How does the construction industry scheme work?

If you’re working in the construction industry, you’ve likely heard of the construction industry scheme (CIS), if not dealt with its complexities first-hand.

Your construction business may hire subcontractors who are part of the scheme and others who aren’t, making your tax reporting a challenge.

If you want to stay compliant with HMRC, it’s important to understand how the CIS works. Here’s everything you need to know.

What is the CIS?

The CIS is a way for HMRC to collect income tax throughout the year from self-employed workers in the sector. The scheme was introduced for two reasons: to protect workers from false employment and combat tax avoidance in the industry.

Under the scheme, the contractor (you) will withhold a percentage of the subcontractor’s pay and give it to HMRC, ensuring everyone meets their tax obligations.

How much are the deductions?

The amount a subcontractor will pay in tax depends on whether they are part of the scheme.

If your subcontractor is CIS-registered, you’ll only retain 20% to pay towards their tax and National Insurance, whereas an unregistered worker will have 30% deducted.

Do I need to register for the scheme?

As a contractor, you’re legally obliged to register for the CIS, whereas subcontractors can choose to be part of it.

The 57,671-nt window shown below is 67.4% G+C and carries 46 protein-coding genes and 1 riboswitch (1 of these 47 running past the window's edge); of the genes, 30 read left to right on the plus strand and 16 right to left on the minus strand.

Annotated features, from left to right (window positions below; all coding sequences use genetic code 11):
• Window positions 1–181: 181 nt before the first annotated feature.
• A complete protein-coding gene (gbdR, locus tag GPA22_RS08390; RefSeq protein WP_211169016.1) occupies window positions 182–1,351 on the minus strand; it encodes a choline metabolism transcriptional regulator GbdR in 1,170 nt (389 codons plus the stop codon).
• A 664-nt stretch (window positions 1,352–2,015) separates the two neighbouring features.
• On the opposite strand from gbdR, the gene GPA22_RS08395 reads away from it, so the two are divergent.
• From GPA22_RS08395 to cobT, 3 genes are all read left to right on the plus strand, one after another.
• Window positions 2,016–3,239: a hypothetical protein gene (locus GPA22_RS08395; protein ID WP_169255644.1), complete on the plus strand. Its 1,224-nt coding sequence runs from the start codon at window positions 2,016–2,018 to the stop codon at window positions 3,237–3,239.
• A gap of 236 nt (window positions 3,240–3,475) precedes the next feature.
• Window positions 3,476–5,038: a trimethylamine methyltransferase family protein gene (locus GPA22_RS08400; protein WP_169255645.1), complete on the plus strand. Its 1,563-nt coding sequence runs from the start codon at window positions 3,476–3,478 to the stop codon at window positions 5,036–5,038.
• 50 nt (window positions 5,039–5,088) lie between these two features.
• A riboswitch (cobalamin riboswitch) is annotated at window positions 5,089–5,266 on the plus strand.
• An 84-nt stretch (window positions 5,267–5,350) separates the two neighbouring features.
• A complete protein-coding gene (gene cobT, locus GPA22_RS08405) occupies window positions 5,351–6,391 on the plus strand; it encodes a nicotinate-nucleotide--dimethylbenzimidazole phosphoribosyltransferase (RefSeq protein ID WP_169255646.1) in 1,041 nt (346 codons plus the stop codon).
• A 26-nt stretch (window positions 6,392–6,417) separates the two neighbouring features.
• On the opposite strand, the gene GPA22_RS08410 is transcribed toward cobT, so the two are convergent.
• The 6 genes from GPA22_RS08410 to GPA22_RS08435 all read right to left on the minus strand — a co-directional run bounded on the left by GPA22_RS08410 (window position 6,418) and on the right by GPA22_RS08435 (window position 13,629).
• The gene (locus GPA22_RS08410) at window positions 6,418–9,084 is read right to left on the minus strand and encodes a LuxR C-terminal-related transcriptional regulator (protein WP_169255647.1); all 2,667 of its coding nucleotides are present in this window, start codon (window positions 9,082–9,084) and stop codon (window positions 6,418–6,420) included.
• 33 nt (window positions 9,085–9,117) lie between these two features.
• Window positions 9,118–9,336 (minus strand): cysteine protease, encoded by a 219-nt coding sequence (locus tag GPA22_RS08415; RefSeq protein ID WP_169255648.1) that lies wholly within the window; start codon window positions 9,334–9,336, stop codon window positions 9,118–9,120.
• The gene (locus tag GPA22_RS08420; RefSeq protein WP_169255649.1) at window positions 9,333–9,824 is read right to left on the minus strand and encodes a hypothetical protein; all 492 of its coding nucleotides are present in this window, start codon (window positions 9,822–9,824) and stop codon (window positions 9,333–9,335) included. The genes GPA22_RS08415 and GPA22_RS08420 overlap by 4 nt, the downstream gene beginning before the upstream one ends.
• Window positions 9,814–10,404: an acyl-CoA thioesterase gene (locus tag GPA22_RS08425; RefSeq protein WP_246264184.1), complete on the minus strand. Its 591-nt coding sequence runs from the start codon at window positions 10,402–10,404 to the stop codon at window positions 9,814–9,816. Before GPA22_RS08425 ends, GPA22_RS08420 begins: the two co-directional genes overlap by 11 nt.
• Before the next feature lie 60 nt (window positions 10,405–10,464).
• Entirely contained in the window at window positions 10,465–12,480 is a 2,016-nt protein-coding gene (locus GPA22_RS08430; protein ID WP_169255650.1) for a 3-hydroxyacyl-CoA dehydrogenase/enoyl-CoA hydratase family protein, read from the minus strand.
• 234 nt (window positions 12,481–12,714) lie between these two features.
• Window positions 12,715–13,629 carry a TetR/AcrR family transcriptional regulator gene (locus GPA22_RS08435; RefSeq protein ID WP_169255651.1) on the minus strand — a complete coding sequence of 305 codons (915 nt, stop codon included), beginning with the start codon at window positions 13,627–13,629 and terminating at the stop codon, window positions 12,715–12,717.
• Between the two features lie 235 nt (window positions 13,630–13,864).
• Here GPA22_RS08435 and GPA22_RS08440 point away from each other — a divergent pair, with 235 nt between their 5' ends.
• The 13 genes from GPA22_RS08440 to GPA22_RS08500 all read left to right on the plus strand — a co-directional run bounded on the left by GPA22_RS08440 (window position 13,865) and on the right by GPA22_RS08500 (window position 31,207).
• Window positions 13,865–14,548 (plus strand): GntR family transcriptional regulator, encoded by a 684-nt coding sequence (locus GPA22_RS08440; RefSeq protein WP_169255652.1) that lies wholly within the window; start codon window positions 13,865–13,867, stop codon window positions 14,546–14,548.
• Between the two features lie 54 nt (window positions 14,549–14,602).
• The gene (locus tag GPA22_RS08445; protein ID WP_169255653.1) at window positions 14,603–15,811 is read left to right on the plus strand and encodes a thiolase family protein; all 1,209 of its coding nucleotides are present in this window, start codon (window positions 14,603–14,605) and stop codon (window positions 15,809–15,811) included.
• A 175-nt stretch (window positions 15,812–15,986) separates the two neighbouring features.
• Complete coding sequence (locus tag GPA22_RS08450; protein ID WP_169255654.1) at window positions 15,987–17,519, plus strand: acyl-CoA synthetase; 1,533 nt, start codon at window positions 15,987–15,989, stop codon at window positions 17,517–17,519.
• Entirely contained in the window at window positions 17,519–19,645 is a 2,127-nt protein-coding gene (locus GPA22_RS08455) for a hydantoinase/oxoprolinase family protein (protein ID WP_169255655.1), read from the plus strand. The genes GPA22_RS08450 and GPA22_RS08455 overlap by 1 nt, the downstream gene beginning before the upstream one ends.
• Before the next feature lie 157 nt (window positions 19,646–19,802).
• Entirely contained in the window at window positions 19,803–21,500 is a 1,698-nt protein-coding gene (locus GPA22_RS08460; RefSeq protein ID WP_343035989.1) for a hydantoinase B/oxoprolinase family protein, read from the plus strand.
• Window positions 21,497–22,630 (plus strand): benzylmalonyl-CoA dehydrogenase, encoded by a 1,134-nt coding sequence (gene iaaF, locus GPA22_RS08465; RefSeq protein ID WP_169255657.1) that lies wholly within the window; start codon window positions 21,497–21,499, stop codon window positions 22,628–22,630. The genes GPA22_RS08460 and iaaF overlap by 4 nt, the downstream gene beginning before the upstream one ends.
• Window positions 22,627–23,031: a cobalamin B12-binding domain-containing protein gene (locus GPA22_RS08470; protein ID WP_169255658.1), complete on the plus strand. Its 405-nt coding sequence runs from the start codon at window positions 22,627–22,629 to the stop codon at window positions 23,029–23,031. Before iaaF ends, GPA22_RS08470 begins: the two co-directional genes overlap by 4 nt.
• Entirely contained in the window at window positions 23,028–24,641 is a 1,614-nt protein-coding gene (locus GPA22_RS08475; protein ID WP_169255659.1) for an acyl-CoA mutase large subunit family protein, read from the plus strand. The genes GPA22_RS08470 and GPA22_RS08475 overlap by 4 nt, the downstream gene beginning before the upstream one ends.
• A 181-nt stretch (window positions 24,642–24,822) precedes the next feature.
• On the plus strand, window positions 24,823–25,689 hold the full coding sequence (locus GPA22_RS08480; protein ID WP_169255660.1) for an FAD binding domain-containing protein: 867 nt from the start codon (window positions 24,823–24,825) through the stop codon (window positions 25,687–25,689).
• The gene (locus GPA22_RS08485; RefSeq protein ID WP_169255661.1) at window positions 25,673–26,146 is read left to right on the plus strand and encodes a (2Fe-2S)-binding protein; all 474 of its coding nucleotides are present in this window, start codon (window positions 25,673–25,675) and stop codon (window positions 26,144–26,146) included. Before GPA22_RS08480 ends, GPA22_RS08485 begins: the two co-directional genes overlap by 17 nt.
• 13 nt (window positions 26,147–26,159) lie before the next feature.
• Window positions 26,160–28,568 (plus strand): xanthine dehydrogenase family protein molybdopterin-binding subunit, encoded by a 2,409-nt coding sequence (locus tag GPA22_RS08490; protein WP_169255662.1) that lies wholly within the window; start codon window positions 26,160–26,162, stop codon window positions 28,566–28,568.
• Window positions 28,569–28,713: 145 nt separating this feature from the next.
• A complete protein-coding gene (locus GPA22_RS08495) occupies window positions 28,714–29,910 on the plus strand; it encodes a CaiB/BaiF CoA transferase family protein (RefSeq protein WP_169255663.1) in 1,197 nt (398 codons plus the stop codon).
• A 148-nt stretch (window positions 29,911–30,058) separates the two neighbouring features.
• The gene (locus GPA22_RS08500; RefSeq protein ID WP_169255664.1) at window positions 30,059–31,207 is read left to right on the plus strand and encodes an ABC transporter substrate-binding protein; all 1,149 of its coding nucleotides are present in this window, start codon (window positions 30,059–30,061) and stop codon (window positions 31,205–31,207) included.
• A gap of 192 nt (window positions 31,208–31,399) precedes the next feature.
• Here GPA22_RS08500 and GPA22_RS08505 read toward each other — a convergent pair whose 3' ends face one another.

You must register if you:

  • pay subcontractors to carry out work
  • don’t carry out the work but spend more than £1 million a year on construction.

Contractors have to register for the scheme before taking any subcontractors on for work.

What happens once I’ve registered?

Once registered, you’ll have to maintain accurate records for HMRC in order to create and file regular reports.

You should then verify all of your subcontractors – checking to see whether they are part of the scheme or not. Determining their status from the beginning will make things much smoother come payday.

When you run your payroll, you’ll have to deduct 20% from any CIS-registered workers and 30% from non-registered subcontractors. When you do this, be sure to check and double-check.

As you’ll have to report any CIS payments to HMRC, it’s essential to check whether you’ve collected the right amount from the workers.

During the registration process, you’ll already have set up a payment method, so make sure you’ve connected to the right bank account.

From there, you’ll need to file a CIS return with HMRC every month, providing an accurate representation of how much tax you’re collecting and paying forward.

Again, this is another point when you should carefully check your reports, as any mistakes could result in a fine. If you provide HMRC with an incorrect employment status for a subcontractor, you could face up to £3,000 in penalties.

Don’t risk any errors

Accounting for your construction business is already fairly complicated. You’ll already be juggling multiple VAT schemes, managing your contracts and CIS on top, so why not alleviate some of the pressure?

Our CIS services can share some of the weight, leaving you to focus on running your day-to-day operations.

To find out more about our CIS services, contact a member of the team